We shall be like God so far that we shall always contemplate the Beautiful in Him. Now, God, in contemplating Himself, has no desire and hope, no regret and memory. The moment of fruition is always present, and so His Love is perfect, without the need of any emotion. So will it be with us. God draws “that which belongs to Him” to this blessed passionlessness; and in this very drawing consists the torment of a passion-laden soul. Severe and long continued pains in eternity are thus decreed to sinners, not because God hates them, nor for the sake alone of punishing them; but “because what belongs to God must at any cost be preserved for Him.” The degree of pain which must be endured by each one is necessarily proportioned to the measure of the wickedness.
God will thus be “all in all”; yet the loved one’s form will then be woven, though into a more ethereal texture, of the same elements as before (On the Soul and the Resurrection, argument summary).
So much theology is packed into those two paragraphs—the nature of God, God as love, the impassibility of the divine, the meaning of the beatific vision, and, of course, eschatology, the theology of the end times. Gregory’s interpretation of hell is especially compelling. Today, it has become easy for atheists and nonorthodox believers to dismiss belief in hell on the basis of a caricature. We think of a lake of fire, the devil with the pitchfork tormenting sinners. It seems so quaint. So medieval. Like the Wizard of Oz, there seems little to scare behind all the smoke and mirrors.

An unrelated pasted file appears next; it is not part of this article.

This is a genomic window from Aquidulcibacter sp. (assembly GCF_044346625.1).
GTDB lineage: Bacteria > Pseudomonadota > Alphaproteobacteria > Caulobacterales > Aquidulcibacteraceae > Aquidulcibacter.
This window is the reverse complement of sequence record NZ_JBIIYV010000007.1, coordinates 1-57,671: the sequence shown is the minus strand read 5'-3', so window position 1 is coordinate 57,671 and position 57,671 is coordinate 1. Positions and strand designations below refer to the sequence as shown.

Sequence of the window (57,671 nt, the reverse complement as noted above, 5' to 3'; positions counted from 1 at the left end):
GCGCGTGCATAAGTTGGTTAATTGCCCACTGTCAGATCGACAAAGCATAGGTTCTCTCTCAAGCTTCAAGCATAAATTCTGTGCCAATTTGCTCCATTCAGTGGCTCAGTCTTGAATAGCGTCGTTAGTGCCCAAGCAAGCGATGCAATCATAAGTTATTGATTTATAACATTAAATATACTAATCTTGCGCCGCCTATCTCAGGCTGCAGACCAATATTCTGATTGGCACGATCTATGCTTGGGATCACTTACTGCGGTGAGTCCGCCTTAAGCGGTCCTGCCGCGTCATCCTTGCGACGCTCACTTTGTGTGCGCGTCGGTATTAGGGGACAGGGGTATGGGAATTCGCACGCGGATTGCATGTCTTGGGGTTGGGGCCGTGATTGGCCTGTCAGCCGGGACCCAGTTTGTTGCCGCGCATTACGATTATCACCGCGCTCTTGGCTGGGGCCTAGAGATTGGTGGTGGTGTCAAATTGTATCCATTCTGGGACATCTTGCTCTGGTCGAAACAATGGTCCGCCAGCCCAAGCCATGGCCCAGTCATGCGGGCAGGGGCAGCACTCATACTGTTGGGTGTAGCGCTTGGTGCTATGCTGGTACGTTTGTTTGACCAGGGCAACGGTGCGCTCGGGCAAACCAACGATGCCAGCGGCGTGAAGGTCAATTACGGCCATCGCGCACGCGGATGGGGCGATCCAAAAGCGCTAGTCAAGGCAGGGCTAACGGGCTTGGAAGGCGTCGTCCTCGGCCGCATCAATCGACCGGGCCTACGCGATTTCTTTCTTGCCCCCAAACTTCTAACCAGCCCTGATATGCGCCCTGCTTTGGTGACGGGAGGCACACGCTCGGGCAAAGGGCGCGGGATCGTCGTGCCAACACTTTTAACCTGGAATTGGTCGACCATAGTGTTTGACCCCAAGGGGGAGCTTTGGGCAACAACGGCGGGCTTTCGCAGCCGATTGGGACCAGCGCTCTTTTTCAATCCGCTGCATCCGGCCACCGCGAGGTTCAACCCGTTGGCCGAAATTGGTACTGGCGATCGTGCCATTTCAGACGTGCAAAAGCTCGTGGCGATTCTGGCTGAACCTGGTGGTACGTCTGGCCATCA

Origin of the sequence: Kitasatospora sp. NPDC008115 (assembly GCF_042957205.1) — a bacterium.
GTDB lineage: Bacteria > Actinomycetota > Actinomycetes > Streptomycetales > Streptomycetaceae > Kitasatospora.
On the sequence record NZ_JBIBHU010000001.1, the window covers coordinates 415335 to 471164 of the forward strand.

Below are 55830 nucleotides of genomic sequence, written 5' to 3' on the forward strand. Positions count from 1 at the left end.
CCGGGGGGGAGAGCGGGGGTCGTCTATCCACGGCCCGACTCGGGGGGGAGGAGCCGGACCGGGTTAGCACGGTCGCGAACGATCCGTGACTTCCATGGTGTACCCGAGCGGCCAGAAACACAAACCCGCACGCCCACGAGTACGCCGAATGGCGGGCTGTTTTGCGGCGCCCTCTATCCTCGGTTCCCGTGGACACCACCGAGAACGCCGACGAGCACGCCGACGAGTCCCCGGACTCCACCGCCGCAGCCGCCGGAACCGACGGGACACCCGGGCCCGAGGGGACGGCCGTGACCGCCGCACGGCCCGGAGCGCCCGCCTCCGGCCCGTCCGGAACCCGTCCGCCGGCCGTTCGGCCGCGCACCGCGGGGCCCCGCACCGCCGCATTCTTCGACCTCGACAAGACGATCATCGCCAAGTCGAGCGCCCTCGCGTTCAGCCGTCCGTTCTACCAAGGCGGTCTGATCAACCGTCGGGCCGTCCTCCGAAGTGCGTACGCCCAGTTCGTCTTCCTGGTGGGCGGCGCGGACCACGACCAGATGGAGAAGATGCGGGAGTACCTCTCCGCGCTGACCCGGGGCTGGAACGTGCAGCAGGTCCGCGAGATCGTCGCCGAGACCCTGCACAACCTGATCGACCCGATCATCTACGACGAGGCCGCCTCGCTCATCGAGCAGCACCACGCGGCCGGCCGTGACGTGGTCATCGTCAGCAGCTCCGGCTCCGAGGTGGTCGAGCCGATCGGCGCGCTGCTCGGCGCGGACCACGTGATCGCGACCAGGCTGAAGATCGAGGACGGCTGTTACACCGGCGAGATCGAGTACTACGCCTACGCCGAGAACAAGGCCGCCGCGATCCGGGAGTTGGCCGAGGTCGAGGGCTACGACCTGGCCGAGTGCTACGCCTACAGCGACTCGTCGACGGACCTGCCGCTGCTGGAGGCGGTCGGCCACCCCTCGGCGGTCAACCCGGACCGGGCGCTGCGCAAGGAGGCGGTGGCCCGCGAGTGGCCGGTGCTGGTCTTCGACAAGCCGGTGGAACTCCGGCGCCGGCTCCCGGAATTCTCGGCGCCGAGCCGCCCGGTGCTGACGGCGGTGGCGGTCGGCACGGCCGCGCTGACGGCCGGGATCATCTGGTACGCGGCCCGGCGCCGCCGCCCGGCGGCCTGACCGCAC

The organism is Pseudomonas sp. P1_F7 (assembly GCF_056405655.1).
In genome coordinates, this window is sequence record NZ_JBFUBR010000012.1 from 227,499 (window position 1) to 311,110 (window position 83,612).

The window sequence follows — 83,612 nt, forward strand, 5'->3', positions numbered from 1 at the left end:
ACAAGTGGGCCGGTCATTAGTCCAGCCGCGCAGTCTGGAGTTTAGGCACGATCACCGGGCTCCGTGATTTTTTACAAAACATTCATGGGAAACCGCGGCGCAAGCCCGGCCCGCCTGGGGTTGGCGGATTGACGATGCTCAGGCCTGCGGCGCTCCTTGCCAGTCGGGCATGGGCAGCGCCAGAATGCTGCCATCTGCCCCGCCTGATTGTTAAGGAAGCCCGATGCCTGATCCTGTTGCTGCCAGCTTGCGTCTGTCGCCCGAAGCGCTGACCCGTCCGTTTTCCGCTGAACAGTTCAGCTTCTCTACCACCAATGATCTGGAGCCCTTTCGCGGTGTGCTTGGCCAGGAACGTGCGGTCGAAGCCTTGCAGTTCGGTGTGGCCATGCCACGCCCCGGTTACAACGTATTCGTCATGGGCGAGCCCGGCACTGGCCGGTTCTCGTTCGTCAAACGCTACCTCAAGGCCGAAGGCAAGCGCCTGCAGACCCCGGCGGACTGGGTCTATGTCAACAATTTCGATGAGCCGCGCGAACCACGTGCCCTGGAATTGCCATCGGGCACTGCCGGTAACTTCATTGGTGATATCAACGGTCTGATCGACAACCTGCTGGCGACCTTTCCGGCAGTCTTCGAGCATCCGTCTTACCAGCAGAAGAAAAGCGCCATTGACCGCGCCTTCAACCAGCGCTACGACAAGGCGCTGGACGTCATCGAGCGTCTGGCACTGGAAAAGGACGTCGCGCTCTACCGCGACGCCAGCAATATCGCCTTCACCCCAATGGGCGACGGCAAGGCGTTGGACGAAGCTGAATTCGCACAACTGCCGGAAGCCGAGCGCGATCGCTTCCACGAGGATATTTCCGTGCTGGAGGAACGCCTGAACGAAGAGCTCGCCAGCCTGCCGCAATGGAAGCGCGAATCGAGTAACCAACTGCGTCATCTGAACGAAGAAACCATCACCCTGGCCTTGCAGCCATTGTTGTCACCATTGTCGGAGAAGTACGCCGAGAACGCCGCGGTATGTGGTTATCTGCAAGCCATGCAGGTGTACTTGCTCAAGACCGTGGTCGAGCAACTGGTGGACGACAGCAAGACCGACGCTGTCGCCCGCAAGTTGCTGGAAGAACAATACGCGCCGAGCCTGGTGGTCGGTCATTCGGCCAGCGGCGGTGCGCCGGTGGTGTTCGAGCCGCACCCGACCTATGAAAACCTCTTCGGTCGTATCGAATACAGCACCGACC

But Gregory sees into the true reality of what hell is: simply separation from God, in which those so-condemned suffer because they are eternally denied (by their own choice in this life) fulfillment of their desire for God.
Desire for and union with God itself was another area of much original thinking by Gregory. It is common to think of our journey to God as somewhat linear: through prayer, mortification, devotion, and the sacraments our desire is for God is kindled and sated—in part in this life, and in full in the next through the beatific vision.
But for Gregory it was not so simple. As with the concept of apocatastasis, Gregory’s thought in this area was shaped by Scripture, particularly Philippians 3:12-14:
It is not that I have already taken hold of it or have already attained perfect maturity, but I continue my pursuit in hope that I may possess it, since I have indeed been taken possession of by Christ. Brothers, I for my part do not consider myself to have taken possession. Just one thing: forgetting what lies behind but straining forward to what lies ahead, I continue my pursuit toward the goal, the prize of God’s upward calling, in Christ Jesus.
Taking his cue from St. Paul, Gregory argued that the spiritual life is both linear and cyclical: we do reach God but we also never strop straining forward towards Him either. (This idea is known as epectasis, which corresponds to the italicized words above.)
Otherwise, Gregory worried that we might be belittling God: since God is infinite beauty, our desire for Him could never be exhausted, according to Gregory. As he put it, “This True Beauty the insolence of satiety cannot touch” (On the Soul and the Resurrection). Gregory argued that once we have come close to God our encounter with Him only causes us to desire Him ever more. The glass is never half full or half empty: instead it is always growing larger and being filled again and again each time. We thus attain the end for which we were created and, in so doing, long for it ever more.
In St. Gregory of Nyssa, we certainly have a fitting companion for such a joyful journey to an end which never ends.